The following series of articles from our friend, Wout van Gils, in Belgium is particularly relevant to our fanciers at this time of the year. Wout's website has been an overwhelming success with over 2.5 million visitors!
Preparing for breeding - Courtesy Wout van Gils
Although many articles have been written and presentations given on the subject mistakes are still often being made. Here then are some pointers for fanciers to follow.
Before starting your breeding season ensure that the breeding cages are thoroughly cleaned and disinfected. This is very important to eliminate all germs and vermin still residing inside the cages. The cages are washed out with dettol or other similar products. Also treat the surroundings in a like manner and limewash if appropriate. In the Netherlands it is also common practice for breeders to remove their birds and follow up with Koudijs Smoke disinfectors a few days after the cleaning to eliminate fungal spores.
After a number of weeks the cages can be treated with products (Baygon, Birdspray,etc) that maintain the breeding cages free from blood mite and vermin on a long term basis.
With breeding pairs it is best to visibly separate the males from the females but so that they can still hear each other. You will soon notice when there is still a male amongst the hens or vice versa, but the males and the females will come into breeding condtion more readily when heard rather than seen.
The birds must have reached an age of at least 9-10 months and be in good health. It is quite ok if the birds carry a little fat - easily observed when blowing the feathers and revealing a buttery-yellow fat layer.
Any birds with intestinal loops, enlarged liver and spleen are immediately excluded from the breeding programme. Soiled tail feathers will also require extra attention. Timely check these points. Also examine the bird's eyes as these are also an indicator of overall health. Watery or squinty eyes indicate that the bird is not in 100% condition and it is advisable to treat such a bird, eg, with Baycox. Remember to keep some breeding birds in reserve in case one of the selected birds becomes injured or proves no longer suitable.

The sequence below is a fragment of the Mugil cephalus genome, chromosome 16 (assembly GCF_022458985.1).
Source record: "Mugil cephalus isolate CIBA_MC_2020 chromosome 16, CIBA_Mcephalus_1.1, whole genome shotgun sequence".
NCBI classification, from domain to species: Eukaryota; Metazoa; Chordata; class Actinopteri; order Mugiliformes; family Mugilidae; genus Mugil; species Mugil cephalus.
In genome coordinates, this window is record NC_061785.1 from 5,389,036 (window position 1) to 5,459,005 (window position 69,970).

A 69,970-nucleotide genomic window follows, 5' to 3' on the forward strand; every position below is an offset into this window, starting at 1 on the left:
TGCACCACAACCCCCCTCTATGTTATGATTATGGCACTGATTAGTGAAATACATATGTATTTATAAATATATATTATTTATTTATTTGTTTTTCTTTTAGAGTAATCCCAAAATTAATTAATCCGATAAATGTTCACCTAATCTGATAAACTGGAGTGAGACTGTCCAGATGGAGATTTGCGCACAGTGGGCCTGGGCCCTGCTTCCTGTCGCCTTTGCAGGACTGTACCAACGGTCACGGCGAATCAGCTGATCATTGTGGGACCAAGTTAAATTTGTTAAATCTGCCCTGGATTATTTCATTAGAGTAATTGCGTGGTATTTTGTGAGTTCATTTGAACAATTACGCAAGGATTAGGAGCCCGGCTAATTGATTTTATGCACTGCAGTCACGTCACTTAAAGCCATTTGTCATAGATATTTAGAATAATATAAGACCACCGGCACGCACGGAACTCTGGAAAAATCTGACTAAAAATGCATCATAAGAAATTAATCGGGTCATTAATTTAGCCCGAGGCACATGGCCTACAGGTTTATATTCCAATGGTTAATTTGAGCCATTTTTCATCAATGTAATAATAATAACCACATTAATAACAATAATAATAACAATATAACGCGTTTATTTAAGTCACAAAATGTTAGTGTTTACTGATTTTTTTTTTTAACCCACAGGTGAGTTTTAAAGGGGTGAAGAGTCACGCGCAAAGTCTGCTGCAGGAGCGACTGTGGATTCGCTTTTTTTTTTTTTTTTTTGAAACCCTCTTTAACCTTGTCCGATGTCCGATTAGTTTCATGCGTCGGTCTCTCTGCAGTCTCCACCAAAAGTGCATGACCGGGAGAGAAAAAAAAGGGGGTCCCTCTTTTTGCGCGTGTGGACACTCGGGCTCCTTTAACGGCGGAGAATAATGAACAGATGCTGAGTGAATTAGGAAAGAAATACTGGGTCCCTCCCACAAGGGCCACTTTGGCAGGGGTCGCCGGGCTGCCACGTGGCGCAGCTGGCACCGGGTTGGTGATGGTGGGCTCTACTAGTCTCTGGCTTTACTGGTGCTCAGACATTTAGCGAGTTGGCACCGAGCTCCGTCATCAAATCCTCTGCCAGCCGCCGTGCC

The onset of the breeding season is dependent on the number of hours of light. The number of light hours are very important in bringing birds into breeding condition.
Different methods are used. The pituatary gland of the bird is activated when the light hours are increased. One approach is to increase the daily light hours. Automatic light switch with dimmers are now available which enable you to gradualy switch on and off in time increments of five minutes.
In this way you will have healthy birds in prime breeding condition in 5-6 weeks time. Whichever method you adopt be aware that the males will take more time to come into breeding condition compared to the hens otherwise some nests will prove infertile.
It should also be clear that the temperature should also be increased somewhat with the extending light hours. The temperature does not need to be too high but preferably at 14-15C. When it is time to transfer the birds into the breeding cages the temperature may reach around 18C - this is more than adequate..
Males require more time:
As mentioned above males require more time than hens. This should be recognised and proper action taken. Wout does this by placing the males in the breeding cages after 5 ½ weeks. The temperature is increased somewhat and some hens are placed in conest cages opposite the males. In this way the males reach breeding condition more quickly and will fertilise better. The period of time for which the males are kept separate is dependent on how they respond and start whistling, usually about 1 ½ weeks.
Feeding during the breeding preparations
Besides lighting, warmth and fresh air breeders must also include other important requirements which the birds need.
The birds should appear clean and healthy; regular baths to which a little bath salt is added are a must even when the weather is cold. Never give baths towards the evening as birds need to be completely dry when lights start to dim.
Eggfood should be increased. Our birds are seed eaters and it is important that during the winter they extract all they need from the seed mixture as proper preparation for the breeding season. During this rest period eggfood can be provided not more than twice a week, and an amount that is fully consumed within three hours. A piece of apple and/or carrot is also recommended. Also think about a slice of white bread soaked in milk (milksop). And besides do not forget to give birds with a recessive factor extra Vitamin A every 14 days.
From the time the birds are given extra light hours extras should be added to the food.
Increase the eggfood to 2-3 times a week. Provide every two days some extra hemp seed and also some extra rape seed and hulled oats. What must not be forgotten is the addition of wheat germ oil to the eggfood 2-3 days a week.
Pairing of the birds
Prior to pairing the birds are given a checkover for any signs of disease and intestinal disorders; sick birds must clearly not be used for breeding.
Although birds may appear ostensibly healthy most breeders still administer a course of antibiotics (Baycox) to prevent an outbreak of coccidiosis amongst the nestlings.
Other matters will require our attention. A container with fine shellgrit and bird minerals must always be available. Also take care that the nest boxes are suspended from the front of the cage. This enables better air circulation and also ensures that the young will be more at ease after being raised.